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The Blind Boys of Alabama: A Gospel Institution for Over 80 Years

By Alex Greene for Memphis Flyer

 

The Blind Boys of Alabama, who still feature an original member from their earliest days in the 1930s, are a national treasure. Now known for crossing musical boundaries with their interpretations of everything from traditional gospel favorites to contemporary spiritual material by songwriters such as Prince and Tom Waits, they have appeared on recordings with artists as diverse as Lou Reed, Peter Gabriel, Bonnie Raitt, Willie Nelson, Aaron Neville, Susan Tedeschi, Ben Harper, Patty Griffin, and Taj Mahal. But it’s as a group in their own right that they really shine.

Memphians will have a chance to hear them shine on Monday, October 25, at the Buckman Performing & Fine Arts Center. Attending that, or listening to their albums, is worth more than any list of the honors, Grammy awards, and White House appearances in their track record, and one reason is their astute use of producers who’ve kept their band arrangements simple and organic.

I had the honor of speaking with singer Jimmy Carter, who was a youngster at the Alabama Institute for the Negro Deaf and Blind in Talladega, Alabama, when the group got started, and eventually became an official member of the group. We spoke about the remarkable consistency of their sound over decades of records.

 

Memphis Flyer: Gospel has gone in so many directions since the ’70s and ’80s, but you’ve always found good producers who stay true to your roots.

Jimmy Carter: That’s right. If they didn’t, we wouldn’t have them. We collaborate with many, many secular artists, but they have to know that we are a gospel group, we sing nothing but gospel songs. If they can’t meet that qualification, we just turn the other way. But like you say, we’ve had some good producers, and they’ve really done a magnificent job for the Blind Boys.

Booker T. Jones produced one of your albums.

Oh yeah, that was in 1992. I remember the album. Yeah, Booker T., he’s a very good friend of ours. I think we were in California. I remember we did an a cappella song, “Deep River.” I remember that well. I think we were nominated for a Grammy that year. That a cappella stuff will really blow you away!

The last album you released was Almost Home, which also had some great producers.

Yeah, I think we ended up with around four! They all got it. Yeah, they sure did.

Some of those tracks were done at Fame Recording Studio.

Oh yeah, in Muscle Shoals, that’s right. We’ve worked there before. It’s a great studio. It’s known nationwide.

You sang “Let My Mother Live” on that album. It seems very autobiographical. Did you write that?

No, Marc Cohn and John Leventhal wrote that song. I co-wrote it. I had a little something to do with it, but they wrote the song. It’s based on my life and it’s pretty accurate. I used to pray to God that he would let my mother live till I got grown. And he not only let her live, he let her live until she was 103 years old!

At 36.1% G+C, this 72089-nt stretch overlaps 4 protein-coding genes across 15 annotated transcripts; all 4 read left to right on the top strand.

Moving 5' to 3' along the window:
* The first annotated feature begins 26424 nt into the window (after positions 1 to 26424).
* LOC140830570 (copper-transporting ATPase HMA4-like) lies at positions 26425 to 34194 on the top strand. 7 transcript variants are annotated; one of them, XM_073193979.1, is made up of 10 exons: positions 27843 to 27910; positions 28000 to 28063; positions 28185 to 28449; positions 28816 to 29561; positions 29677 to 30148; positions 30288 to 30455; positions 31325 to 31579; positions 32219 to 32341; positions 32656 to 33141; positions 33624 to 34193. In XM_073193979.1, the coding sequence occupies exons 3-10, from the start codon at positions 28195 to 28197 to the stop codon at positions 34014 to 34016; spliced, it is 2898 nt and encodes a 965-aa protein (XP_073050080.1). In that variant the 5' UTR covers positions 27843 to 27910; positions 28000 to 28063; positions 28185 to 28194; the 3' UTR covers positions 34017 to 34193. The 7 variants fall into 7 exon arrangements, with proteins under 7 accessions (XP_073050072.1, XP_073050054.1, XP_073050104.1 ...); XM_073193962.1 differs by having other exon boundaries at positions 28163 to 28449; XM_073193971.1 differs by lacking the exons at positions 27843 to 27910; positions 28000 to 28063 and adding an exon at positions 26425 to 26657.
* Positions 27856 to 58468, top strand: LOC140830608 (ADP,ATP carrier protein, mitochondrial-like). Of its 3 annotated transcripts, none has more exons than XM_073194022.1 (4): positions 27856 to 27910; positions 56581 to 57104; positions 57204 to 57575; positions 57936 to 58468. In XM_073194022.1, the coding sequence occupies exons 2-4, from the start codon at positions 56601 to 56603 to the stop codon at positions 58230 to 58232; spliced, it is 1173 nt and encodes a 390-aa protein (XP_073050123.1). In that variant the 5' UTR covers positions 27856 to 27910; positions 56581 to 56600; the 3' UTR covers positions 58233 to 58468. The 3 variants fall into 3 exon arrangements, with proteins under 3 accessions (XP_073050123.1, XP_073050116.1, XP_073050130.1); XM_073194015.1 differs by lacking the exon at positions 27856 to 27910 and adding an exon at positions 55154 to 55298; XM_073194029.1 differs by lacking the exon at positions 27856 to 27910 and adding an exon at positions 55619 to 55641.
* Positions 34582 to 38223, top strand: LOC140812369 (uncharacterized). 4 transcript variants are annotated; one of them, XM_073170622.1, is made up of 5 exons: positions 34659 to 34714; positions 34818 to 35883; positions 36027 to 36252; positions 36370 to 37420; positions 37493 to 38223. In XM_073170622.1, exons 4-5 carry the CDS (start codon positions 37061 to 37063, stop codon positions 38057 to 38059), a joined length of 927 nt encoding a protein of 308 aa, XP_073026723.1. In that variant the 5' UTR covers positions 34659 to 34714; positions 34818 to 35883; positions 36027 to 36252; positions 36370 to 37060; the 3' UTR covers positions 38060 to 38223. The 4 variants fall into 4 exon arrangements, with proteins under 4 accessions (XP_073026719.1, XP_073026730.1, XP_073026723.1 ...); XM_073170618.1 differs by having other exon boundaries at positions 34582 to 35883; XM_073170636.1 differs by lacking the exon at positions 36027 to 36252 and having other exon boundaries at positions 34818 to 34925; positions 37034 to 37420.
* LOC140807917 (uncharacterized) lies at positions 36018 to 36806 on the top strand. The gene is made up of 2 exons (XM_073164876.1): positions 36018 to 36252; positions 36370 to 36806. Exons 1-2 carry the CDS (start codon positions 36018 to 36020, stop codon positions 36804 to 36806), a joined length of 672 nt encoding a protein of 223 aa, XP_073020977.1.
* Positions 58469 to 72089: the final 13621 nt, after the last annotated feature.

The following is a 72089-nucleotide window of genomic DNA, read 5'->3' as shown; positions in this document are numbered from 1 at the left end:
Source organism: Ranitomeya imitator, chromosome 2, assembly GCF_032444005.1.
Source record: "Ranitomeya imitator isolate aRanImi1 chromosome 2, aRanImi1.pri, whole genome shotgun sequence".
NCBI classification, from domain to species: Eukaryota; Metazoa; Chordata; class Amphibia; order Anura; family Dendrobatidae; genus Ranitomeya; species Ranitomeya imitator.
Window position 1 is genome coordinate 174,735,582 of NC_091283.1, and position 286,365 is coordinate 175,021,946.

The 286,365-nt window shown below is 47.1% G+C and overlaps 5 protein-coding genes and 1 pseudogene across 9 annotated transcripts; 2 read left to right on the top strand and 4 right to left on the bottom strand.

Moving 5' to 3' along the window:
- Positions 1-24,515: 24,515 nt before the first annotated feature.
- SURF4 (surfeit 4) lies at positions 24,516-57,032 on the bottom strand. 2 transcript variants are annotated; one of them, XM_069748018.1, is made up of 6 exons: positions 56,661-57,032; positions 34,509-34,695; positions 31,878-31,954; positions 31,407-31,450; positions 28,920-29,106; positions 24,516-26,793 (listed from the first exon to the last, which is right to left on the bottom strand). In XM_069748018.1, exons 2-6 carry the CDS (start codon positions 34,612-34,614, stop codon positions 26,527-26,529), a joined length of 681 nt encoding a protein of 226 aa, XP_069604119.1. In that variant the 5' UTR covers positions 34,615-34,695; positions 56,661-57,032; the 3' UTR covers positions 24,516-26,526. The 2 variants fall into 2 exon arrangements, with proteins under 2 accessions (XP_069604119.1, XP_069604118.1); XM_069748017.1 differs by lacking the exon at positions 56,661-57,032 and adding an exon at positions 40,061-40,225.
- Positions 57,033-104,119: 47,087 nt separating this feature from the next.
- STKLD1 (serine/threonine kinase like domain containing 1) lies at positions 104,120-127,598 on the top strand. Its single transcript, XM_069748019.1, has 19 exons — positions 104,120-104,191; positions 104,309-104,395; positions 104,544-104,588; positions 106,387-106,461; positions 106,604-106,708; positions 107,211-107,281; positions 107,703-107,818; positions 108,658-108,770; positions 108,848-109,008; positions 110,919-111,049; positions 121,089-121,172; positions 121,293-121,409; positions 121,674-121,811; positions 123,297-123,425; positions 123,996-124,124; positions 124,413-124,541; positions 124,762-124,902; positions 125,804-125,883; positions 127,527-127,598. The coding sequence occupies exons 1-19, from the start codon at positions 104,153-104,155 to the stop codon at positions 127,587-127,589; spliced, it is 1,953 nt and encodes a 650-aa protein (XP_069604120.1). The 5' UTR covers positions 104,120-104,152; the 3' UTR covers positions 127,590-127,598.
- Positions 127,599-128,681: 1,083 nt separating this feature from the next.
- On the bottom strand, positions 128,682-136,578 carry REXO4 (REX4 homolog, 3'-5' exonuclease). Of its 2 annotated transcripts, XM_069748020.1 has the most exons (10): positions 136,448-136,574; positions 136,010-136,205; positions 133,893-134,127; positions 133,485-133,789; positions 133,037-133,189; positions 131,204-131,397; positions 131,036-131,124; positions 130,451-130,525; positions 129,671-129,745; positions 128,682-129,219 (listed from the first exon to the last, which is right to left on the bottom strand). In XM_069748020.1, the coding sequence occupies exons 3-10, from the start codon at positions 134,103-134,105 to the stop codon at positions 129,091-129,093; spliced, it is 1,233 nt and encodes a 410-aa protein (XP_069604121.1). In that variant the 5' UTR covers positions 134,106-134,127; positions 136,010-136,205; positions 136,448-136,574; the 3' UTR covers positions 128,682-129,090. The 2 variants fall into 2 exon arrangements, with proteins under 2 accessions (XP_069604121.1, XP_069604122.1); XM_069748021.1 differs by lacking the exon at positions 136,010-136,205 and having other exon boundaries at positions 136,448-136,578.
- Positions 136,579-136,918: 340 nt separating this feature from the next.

She must have been living right.

Evidently she was!

She must have been extremely proud to see how far you took your gift of music.

Yes, she was very proud. She didn’t visit much, but when we came to Birmingham she would always come out.

Did she have any idea that you would become so devoted to music when you started at the Alabama Institute for the Negro Deaf and Blind?

No, no. None whatsoever. As a matter of fact, none of us did when we started out. We weren’t looking for no accolades or nothing like that. We just wanted to get out and sing gospel music. And when we started out, we had nothing but an old hollow box guitar. That’s all we had. As time went on, we got drums, bass, guitar, and all that stuff.

I know you didn’t officially join the Blind Boys of Alabama until the ’80s. But you were at the same school from very early on?

Yes, I met them at the school. I was singing with them at that time, too, while they were in school. But when they left school in 1944, my mother told me that she wasn’t going to let me go. I was too young. So she sent me back to school.

That must have been hard for you to accept.

It was! I wanted to go with them, but she wouldn’t let me go. [laughs]

But you did go on to sing with other groups.

Oh yeah. I left school. I didn’t leave Alabama, but I left Birmingham. I was born and raised in Birmingham. That’s where I am now! But when I left school, I went to Mobile, Alabama, and I got hooked up with some guys I knew down there. And from there I went to another little city in Georgia, Columbus. That’s where the Five Blind Boys of Mississippi found me. I was privileged to sing with them for about 15 years.

Both groups were known as The Five Blind Boys. Did the Five Blind Boys of Mississippi and the Five Blind Boys of Alabama have a similar approach?

Yes, we were very similar.

It must be bittersweet now that Clarence Fountain and others from the original group have passed away.

Yeah. I’m the only one singing now, the only one that’s left. So it is kind of bittersweet. But I’m glad that I’m able to carry on the name. God is still good to me. And I was very fortunate, because everyone who’s in the group now is a good singer, and a good listener.

Good musicianship and good listening go hand in hand.

Yes! So when I step down and pass the torch, I think I can pass it on in good faith.

Do you have a personal favorite of all the songs you sing?

I have a couple, but our signature song is “Amazing Grace.” We do that every night. We’ll be doing that in Memphis, too. We’ve been there many, many times. I love the good soul food there. So I’m looking forward to going somewhere and getting me a good meal when I get there.